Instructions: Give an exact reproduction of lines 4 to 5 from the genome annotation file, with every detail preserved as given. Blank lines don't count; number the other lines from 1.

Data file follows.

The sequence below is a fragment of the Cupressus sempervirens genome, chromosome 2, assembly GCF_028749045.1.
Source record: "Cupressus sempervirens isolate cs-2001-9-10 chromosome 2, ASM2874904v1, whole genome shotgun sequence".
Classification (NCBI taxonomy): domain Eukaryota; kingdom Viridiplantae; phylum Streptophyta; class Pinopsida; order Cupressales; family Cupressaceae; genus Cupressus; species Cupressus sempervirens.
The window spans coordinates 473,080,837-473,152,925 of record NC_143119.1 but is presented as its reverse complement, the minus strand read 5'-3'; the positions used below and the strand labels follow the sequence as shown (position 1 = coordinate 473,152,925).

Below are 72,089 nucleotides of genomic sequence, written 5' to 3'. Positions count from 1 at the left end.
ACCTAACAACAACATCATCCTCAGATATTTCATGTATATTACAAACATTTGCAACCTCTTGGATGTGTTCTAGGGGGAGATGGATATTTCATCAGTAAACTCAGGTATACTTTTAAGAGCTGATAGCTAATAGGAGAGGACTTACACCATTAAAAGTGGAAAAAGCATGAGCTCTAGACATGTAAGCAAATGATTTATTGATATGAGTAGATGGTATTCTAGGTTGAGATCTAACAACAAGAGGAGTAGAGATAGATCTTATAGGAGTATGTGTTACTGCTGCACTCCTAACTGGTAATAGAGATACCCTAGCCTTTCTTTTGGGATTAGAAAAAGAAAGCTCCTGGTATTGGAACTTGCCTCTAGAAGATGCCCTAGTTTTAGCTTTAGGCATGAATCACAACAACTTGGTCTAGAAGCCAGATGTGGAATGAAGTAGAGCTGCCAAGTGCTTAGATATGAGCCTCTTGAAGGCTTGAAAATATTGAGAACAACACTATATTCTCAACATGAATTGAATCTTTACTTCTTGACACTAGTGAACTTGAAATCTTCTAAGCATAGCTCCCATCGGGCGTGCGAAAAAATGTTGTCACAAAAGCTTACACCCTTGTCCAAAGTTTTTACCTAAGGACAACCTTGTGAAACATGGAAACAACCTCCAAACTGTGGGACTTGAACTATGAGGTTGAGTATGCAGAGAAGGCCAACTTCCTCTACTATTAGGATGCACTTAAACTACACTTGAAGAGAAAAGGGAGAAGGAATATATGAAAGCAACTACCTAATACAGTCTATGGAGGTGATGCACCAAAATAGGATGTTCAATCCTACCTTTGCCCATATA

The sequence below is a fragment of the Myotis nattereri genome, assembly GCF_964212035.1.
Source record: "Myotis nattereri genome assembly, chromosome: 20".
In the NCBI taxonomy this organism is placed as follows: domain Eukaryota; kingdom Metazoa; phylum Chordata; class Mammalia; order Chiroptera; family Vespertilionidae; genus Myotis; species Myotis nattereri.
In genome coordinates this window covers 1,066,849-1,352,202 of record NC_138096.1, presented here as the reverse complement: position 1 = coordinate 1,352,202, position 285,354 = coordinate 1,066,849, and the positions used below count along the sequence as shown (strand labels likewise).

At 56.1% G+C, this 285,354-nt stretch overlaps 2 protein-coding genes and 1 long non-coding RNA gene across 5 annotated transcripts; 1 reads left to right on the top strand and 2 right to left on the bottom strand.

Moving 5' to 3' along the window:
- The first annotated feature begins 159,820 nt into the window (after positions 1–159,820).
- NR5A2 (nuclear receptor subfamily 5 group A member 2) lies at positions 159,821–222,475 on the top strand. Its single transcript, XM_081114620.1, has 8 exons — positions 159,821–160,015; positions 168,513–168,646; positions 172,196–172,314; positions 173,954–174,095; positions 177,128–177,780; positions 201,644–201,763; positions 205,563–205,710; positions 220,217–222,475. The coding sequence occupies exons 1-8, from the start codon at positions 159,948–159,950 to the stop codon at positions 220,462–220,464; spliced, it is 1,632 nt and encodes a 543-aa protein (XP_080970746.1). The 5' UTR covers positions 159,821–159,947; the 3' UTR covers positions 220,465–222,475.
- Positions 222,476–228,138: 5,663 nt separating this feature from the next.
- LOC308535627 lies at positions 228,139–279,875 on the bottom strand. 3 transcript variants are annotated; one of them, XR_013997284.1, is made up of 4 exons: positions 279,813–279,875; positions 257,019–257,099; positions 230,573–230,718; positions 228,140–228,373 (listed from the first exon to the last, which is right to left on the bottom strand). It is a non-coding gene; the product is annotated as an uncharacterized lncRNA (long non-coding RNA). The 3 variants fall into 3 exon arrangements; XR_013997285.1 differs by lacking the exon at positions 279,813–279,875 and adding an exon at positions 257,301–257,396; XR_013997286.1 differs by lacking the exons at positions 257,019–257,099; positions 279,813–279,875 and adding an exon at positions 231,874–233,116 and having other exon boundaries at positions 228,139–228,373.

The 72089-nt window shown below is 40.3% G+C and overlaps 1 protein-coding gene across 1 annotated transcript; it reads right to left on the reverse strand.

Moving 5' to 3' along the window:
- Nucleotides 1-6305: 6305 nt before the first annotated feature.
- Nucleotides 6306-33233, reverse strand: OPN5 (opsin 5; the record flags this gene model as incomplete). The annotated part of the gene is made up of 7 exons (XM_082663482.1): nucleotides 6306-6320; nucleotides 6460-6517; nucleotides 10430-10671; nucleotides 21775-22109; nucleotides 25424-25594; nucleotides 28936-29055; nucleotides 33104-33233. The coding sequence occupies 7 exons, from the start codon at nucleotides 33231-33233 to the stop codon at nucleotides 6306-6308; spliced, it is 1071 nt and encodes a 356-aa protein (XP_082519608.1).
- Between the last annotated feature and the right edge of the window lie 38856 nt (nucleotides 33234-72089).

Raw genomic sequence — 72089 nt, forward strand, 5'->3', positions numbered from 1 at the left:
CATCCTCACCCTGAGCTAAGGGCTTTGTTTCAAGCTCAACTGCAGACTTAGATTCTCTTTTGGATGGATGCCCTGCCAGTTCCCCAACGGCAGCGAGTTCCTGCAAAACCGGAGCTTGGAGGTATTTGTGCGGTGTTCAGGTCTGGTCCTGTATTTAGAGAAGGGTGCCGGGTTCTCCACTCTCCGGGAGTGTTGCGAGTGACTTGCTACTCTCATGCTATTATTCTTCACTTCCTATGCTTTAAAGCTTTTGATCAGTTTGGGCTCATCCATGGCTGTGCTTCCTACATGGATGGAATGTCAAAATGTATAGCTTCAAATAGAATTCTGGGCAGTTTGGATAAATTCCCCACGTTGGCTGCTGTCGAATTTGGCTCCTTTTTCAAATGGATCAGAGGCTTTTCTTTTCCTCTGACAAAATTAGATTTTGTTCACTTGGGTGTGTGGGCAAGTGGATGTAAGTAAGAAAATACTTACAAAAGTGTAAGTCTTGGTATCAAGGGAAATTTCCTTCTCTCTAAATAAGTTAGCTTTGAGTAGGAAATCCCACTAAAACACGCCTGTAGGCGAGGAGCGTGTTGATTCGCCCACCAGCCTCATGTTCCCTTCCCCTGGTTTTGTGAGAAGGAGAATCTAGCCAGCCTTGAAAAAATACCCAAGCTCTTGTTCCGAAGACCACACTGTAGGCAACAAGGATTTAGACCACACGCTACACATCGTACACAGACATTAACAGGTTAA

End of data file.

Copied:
The window spans coordinates 473,080,837-473,152,925 of record NC_143119.1 but is presented as its reverse complement, the minus strand read 5'-3'; the positions used below and the strand labels follow the sequence as shown (position 1 = coordinate 473,152,925).

Below are 72,089 nucleotides of genomic sequence, written 5' to 3'. Positions count from 1 at the left end.